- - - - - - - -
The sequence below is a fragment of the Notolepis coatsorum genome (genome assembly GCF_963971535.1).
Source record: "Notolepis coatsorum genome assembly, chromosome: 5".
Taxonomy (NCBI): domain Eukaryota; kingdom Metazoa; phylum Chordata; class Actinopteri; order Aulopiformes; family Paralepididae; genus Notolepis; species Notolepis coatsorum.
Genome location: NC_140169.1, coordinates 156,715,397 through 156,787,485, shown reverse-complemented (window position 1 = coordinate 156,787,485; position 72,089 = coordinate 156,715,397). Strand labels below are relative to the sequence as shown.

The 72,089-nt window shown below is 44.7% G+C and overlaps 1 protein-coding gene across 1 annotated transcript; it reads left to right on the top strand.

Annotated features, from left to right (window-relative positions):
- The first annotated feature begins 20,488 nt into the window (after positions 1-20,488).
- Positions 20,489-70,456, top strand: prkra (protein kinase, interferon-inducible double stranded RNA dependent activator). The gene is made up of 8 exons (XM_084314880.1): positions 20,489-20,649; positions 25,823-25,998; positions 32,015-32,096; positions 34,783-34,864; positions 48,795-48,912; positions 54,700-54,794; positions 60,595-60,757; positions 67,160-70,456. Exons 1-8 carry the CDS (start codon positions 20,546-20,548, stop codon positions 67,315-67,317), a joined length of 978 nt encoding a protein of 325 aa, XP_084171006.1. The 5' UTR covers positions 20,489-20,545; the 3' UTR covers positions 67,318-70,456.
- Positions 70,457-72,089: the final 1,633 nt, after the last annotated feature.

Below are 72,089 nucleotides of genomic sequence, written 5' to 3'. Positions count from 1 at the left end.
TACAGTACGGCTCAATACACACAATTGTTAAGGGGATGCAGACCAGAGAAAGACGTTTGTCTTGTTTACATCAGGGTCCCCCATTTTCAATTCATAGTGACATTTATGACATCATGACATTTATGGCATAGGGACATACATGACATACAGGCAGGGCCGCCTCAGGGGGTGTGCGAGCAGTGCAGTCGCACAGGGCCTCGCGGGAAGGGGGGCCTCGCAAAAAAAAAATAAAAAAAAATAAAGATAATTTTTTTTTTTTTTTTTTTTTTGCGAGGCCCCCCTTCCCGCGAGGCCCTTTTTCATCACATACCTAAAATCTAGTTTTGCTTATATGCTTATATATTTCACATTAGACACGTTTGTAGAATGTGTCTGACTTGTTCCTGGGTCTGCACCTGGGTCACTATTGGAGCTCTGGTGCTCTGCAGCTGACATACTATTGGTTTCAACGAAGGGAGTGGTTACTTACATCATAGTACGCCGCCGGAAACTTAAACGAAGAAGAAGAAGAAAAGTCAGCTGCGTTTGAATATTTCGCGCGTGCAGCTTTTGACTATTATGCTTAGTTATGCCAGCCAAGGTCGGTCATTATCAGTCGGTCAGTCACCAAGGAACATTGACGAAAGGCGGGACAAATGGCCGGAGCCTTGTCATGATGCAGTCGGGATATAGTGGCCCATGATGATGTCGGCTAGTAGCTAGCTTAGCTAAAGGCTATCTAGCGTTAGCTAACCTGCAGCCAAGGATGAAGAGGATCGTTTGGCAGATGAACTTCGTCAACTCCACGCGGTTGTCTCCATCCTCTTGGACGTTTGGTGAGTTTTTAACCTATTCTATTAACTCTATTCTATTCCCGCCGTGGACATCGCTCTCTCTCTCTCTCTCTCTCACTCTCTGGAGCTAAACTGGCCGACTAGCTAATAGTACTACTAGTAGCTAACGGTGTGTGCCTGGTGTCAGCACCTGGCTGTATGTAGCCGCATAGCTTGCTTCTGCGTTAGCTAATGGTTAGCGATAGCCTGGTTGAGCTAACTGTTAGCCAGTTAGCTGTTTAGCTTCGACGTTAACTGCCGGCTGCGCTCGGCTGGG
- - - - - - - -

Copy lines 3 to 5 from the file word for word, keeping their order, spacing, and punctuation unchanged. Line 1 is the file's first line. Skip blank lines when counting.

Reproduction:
Taxonomy (NCBI): domain Eukaryota; kingdom Metazoa; phylum Chordata; class Actinopteri; order Aulopiformes; family Paralepididae; genus Notolepis; species Notolepis coatsorum.
Genome location: NC_140169.1, coordinates 156,715,397 through 156,787,485, shown reverse-complemented (window position 1 = coordinate 156,787,485; position 72,089 = coordinate 156,715,397). Strand labels below are relative to the sequence as shown.

The 72,089-nt window shown below is 44.7% G+C and overlaps 1 protein-coding gene across 1 annotated transcript; it reads left to right on the top strand.